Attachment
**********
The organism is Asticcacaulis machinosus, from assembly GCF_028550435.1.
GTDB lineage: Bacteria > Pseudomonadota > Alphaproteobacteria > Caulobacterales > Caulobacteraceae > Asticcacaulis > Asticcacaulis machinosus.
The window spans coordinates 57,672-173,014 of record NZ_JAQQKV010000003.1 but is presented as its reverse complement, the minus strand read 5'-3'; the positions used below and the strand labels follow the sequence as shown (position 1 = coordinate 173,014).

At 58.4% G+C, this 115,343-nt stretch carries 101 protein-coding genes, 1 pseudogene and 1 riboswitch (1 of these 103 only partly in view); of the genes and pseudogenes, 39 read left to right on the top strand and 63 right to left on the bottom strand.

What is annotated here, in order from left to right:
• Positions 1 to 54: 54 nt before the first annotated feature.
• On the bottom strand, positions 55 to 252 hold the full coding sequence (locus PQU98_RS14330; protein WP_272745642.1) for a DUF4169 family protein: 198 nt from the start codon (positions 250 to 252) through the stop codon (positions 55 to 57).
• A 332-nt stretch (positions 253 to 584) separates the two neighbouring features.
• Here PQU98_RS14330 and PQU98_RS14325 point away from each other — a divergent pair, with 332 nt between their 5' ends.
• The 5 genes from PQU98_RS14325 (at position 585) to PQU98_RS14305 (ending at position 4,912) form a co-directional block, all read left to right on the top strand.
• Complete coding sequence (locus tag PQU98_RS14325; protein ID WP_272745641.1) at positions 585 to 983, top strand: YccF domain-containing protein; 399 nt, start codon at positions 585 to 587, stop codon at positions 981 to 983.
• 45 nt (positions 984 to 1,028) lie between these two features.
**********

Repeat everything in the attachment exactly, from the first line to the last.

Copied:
The organism is Asticcacaulis machinosus, from assembly GCF_028550435.1.
GTDB lineage: Bacteria > Pseudomonadota > Alphaproteobacteria > Caulobacterales > Caulobacteraceae > Asticcacaulis > Asticcacaulis machinosus.
The window spans coordinates 57,672-173,014 of record NZ_JAQQKV010000003.1 but is presented as its reverse complement, the minus strand read 5'-3'; the positions used below and the strand labels follow the sequence as shown (position 1 = coordinate 173,014).

At 58.4% G+C, this 115,343-nt stretch carries 101 protein-coding genes, 1 pseudogene and 1 riboswitch (1 of these 103 only partly in view); of the genes and pseudogenes, 39 read left to right on the top strand and 63 right to left on the bottom strand.

What is annotated here, in order from left to right:
• Positions 1 to 54: 54 nt before the first annotated feature.
• On the bottom strand, positions 55 to 252 hold the full coding sequence (locus PQU98_RS14330; protein WP_272745642.1) for a DUF4169 family protein: 198 nt from the start codon (positions 250 to 252) through the stop codon (positions 55 to 57).
• A 332-nt stretch (positions 253 to 584) separates the two neighbouring features.
• Here PQU98_RS14330 and PQU98_RS14325 point away from each other — a divergent pair, with 332 nt between their 5' ends.
• The 5 genes from PQU98_RS14325 (at position 585) to PQU98_RS14305 (ending at position 4,912) form a co-directional block, all read left to right on the top strand.
• Complete coding sequence (locus tag PQU98_RS14325; protein ID WP_272745641.1) at positions 585 to 983, top strand: YccF domain-containing protein; 399 nt, start codon at positions 585 to 587, stop codon at positions 981 to 983.
• 45 nt (positions 984 to 1,028) lie between these two features.